I may be in a minority here, but I have been wanting a cyborg body ever since The Terminator and Robocop came to dominate my childhood imagination. And while the superhuman cyborg bodies of Ghost In The Shell might not yet be a reality, the advancements in the fields of robotic prosthetics in the last decade have brought us pretty damn close. Of all the different developments, the one most closely related to the body-mod culture depicted in the film would have to be modern day “bio-hackers” like Amal Graafstra – the US citizen who recently implanted micro chips into his own hand so he can enter and leave his house without having to use a pesky key. It’s not exactly Batou’s X-ray eyes from the film, I know, but the fact that someone out there is surgically inserting tech into their bodies is just so much more sci-fi than robotic arms and legs.


We all remember the vaguely unsettling Tupac hologram from Coachella a couple of years ago, not to mention some rather embarrassing attempts to do something similar since. The holograms in Ghost In The Shell, however, blow that kind of fare out of the water. Being the size of skyscrapers, they loom over Neo-Tokyo like Godzilla if he were spruiking the latest in Cyberpunk consumer goods and services. Still, even this scale is closer than you think, with projects like the Kickstarter-funded Holovect platform already letting people draw 3D images in the air with light. Still a ways away from being able to bring to life the kind of complex corporate totems we see in the film, the development of this kind of tech, along with advances in augmented reality, means we might only be as much as five years away from having holograms festooned around the major metropolises of the world like Christmas lights.

Robotic Butlers

I don’t think I can ever truly describe how disappointing the reality of an Omnibot was for a child with The Jetsons inspired dreams of the future like mine. Compared to that callous late ’80s attempt to ruin my childhood, the drink serving – and later neck breaking – cyborg geisha featured in Ghost In The Shell are amazing… their murderous rampage aside. Unfortunately, though, this level of Robo-service is still very far off apparently, because despite the fact we already have robots that stack shelves, milk cows and construct cars, serving food and drink is curiously difficult for AI to master. So just think on that next time you are complaining about bad service at a restaurant.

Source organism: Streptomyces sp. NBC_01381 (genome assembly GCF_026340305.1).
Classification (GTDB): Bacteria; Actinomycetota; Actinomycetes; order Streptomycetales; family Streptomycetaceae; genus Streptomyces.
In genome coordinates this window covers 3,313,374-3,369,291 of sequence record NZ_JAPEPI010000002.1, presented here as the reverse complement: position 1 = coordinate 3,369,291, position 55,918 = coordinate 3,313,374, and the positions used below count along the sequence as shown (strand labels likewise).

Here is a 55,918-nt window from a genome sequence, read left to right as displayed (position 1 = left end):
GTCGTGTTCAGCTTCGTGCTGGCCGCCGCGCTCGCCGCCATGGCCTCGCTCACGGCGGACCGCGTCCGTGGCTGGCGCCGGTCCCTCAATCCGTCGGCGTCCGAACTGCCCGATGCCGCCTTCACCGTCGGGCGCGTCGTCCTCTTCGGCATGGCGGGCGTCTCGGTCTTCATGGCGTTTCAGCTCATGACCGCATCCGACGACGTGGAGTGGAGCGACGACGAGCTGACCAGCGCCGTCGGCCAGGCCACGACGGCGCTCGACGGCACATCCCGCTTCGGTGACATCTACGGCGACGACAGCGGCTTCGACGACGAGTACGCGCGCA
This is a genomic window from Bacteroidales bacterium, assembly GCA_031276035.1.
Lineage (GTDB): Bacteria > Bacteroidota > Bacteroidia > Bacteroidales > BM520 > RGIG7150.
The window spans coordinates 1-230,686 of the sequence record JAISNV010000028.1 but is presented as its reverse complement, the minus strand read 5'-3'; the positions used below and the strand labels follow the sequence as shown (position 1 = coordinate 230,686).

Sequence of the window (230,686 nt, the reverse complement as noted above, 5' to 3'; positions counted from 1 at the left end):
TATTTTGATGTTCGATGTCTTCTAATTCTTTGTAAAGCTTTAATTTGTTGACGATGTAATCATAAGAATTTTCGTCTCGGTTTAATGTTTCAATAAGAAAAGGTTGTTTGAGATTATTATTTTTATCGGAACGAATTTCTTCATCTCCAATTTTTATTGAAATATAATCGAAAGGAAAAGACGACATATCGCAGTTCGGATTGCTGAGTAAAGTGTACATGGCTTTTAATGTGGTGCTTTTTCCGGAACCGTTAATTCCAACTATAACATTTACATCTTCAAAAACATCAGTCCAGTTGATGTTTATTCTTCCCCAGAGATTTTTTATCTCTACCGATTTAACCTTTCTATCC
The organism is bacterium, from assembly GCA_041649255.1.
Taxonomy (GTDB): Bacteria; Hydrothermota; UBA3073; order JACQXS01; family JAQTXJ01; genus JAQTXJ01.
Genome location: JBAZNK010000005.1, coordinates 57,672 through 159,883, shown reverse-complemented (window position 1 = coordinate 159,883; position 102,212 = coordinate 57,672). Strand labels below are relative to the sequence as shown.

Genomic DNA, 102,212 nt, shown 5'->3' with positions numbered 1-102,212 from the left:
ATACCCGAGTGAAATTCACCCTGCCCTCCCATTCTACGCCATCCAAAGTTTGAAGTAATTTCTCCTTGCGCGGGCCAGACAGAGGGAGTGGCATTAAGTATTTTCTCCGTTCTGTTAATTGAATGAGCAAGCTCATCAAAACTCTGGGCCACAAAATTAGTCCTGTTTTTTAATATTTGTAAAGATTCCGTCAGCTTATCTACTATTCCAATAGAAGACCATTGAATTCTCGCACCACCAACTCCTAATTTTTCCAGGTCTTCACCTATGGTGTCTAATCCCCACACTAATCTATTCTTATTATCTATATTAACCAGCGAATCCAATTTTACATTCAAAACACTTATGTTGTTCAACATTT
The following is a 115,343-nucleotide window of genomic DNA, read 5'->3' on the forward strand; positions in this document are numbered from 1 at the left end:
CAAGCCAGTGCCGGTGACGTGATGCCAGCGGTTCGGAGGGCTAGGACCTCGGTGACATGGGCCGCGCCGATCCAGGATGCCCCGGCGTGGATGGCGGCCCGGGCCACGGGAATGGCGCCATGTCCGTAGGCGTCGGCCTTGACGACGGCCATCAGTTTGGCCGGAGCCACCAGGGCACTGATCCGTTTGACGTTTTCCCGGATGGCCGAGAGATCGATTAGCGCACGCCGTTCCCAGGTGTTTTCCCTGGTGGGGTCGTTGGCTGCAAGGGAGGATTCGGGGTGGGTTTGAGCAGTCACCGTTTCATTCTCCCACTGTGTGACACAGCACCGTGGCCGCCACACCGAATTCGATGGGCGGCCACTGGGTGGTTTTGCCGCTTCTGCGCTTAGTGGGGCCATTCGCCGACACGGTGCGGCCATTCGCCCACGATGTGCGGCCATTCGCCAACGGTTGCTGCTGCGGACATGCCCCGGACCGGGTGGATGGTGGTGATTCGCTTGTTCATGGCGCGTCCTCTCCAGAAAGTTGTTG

Digital Immortality

The question of the possibility – or rather the reality – of immortality underscores the entire premise of Ghost In The Shell. If the human mind can be downloaded into an entirely synthetic body, what is stopping someone from jumping from body to body for the rest of eternity and thereby become functionally immortal? Nothing that’s what. Especially when you add in the prospect of the internet acting as a giant ephemeral host body for any number of minds, or should I say ‘ghosts’. As for how soon we might be able to get our hands on this one, surprisingly it seems closer than you would think with noted futurist Ray Kurzweil predicting we will be able to upload our brains into computers by 2030, while Russian tech millionaire Dmitry Itskov is hoping to let us all live forever by 2045 as part of his 2045 Initiative. Who knows, maybe we will all live long enough to have Robot Butlers after all?

‘Ghost in the Shell’, new to 4K UHD, 3D, Blu-ray & DVD.